Crossrail Bill

Charles Walker puts the case for disproportionate investment in London's transport infrastructure as London is the 'engine room of the UK economy' and London the east and south-east are expected to attract an additional 5 or 6 million people in the next 2

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Mr. Charles Walker (Broxbourne) (Con): I intend to speak for only a few minutes. First, may I say to the right hon. Member for Knowsley, North and Sefton, East (Mr. Howarth) that I would make just as vigorous a defence of the interests of my constituents as he did of his? However, representing a constituency in the east of England, which is very much in the compass of what we are talking about today, I am concerned, like many people in the Chamber, that over the next 20 to 25 years London and the east and south-east are expected to attract an additional 5 million or 6 million people, who will come to that part of the world looking for jobs and homes. Like many people in the House, I am also aware that London and the east are the engine room of the UK economy. If we have a successful London and a successful east of England, that generates a large amount of wealth that can be distributed around the country—up to the north-west, for example.

For those reasons, it is important that we have a transport infrastructure that can effectively get people in London to their jobs so that they can earn incomes and revenue that can be taxed and then fund other parts of the nation. If we do not have a transport system in this part of the world that is fit for the 21st century, there is every chance that much of the investment that comes to this country—to London—could be lost to other capital cities. That would be to the detriment of us all, regardless of where our constituencies are.

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Charles Walker raises concerns that delays due to lack of funding could result in resource issues if Crossrail and the Olympics infrastructure projects are being built at the same time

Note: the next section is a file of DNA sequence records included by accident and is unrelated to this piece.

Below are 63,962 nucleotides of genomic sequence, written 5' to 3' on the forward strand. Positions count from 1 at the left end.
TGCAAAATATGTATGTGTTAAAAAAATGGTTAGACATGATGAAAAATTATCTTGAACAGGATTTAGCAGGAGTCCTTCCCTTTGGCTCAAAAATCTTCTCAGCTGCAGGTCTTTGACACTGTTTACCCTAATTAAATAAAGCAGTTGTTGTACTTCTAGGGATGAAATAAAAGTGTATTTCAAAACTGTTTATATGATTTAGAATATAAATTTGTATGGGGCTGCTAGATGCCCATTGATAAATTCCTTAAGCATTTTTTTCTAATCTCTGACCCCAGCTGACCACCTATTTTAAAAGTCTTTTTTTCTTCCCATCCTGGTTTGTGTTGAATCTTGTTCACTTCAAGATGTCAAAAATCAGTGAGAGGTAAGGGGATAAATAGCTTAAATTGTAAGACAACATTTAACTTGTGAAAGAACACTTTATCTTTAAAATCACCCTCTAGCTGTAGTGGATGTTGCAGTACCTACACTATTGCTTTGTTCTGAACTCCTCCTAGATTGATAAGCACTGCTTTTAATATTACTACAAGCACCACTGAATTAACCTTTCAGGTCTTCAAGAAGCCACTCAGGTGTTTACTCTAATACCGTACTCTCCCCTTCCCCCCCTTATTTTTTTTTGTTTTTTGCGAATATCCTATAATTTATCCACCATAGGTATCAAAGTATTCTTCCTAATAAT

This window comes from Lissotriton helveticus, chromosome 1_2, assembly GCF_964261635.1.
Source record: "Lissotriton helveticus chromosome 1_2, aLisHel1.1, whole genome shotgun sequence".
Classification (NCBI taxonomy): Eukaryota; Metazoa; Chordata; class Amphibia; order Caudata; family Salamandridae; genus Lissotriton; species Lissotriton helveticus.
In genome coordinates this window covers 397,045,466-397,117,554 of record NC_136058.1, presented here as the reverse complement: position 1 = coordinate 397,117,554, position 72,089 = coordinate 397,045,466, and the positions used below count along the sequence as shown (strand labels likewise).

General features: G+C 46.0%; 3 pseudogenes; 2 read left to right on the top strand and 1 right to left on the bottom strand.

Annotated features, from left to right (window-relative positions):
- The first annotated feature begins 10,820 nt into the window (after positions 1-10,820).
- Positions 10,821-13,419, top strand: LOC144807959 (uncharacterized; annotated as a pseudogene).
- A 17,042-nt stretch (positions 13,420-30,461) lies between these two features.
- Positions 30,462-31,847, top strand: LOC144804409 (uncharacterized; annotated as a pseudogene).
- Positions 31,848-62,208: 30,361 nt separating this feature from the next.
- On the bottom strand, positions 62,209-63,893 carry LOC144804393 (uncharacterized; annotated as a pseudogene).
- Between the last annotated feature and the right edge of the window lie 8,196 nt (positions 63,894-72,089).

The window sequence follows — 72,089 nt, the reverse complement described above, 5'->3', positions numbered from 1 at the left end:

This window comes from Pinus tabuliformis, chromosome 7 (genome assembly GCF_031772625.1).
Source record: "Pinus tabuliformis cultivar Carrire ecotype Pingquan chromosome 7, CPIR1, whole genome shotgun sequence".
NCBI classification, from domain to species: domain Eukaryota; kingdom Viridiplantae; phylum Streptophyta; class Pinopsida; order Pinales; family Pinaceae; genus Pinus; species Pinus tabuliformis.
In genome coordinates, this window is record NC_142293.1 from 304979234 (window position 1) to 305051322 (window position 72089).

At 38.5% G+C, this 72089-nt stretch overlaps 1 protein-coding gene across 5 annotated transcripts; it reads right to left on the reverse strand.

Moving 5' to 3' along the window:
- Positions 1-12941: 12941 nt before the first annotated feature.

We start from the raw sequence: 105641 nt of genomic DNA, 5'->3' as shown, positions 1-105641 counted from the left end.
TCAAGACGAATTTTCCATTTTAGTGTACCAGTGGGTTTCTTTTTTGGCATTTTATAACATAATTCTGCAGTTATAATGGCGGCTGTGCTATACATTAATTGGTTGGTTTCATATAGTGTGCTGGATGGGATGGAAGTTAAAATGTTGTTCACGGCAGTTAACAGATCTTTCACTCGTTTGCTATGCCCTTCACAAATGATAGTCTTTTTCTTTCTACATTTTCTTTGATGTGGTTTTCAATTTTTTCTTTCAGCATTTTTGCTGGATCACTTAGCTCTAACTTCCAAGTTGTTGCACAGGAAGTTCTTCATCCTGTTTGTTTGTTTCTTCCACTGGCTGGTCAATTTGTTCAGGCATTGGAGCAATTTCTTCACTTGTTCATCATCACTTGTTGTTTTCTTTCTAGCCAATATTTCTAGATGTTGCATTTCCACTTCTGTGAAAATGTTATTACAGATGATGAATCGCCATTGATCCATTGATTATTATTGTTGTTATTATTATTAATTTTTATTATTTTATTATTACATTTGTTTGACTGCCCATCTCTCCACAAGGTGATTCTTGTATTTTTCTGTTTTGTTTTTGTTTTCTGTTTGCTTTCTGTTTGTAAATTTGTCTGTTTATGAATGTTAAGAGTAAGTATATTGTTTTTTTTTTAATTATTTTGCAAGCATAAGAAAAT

Mr. Charles Walker (Broxbourne) (Con): Is my hon. Friend not concerned that by 2008 a major infrastructure project for the Olympics will also be under way? Has any consideration been given to where the resources will come from to start Crossrail in 2008?

Chris Grayling: I should be disappointed if we were not capable of undertaking a number of major projects at once. Clearly, there is an issue in respect of the Stratford area, and it might be necessary, because of the Olympics, to build Crossrail in stages. However, there is a problem that the project team will put to those who listen if construction does not begin in 2008: if we assume that the Bill goes through, with support on both sides of the House, to create valuable powers for London next year, and if we assume that the Government do not come forward with funding immediately so that construction can begin, the project team will have to be disbanded, expertise will be lost and some of the initial work that the Government have paid for will have to be abandoned.


Charles Walker supports calls for a station at Woolwich.

Mr. Walker: Does not the hon. Gentleman agree that if the total cost of Crossrail has been estimated at £16 billion, adding another station at £200 million does not seem like a deal breaker; it seems like an eminently sensible way of maximising the value of the project?

Mr. Meale: As I said, the Committee has already accepted the Secretary of State’s offer on that. The figures given to the Committee range from £10 billion to £16 billion, and we are not sure what the actual cost would be. The Committee agrees that the issue of Woolwich needs to be considered, and we are grateful to the Secretary of State for his offer to beef up the economic case and bring it back to the Committee so that we can consider it and give our opinion.


Charles Walker argues that as the 'economic engine-room of this country' it is vital that extra funds in invested in London's infrastructure.

Mr. Walker: I hear what the right hon. Gentleman says, but London is the economic engine-room of this country. If London and the east cannot get to work, the country will not work. Surely there is merit in investing in the infrastructure that generates the wealth that funds the regions.

Mr. Howarth
: I accept that what the hon. Gentleman says has an implication, and I accept that there is a price to be paid for that, but is he seriously arguing that spending in London should be more than twice as much as spending in any comparable region in England?

Mr. Walker: Absolutely.

Mr. Howarth: That only confirms my view that we are living in cloud cuckoo land with this Crossrail scheme. At an appropriate time, many hon. Members from other parts of the country will make a judgment on the scheme, and it may be not the one that the hon. Gentleman expects. As I have said, London is becoming a junkie for public expenditure on transport.

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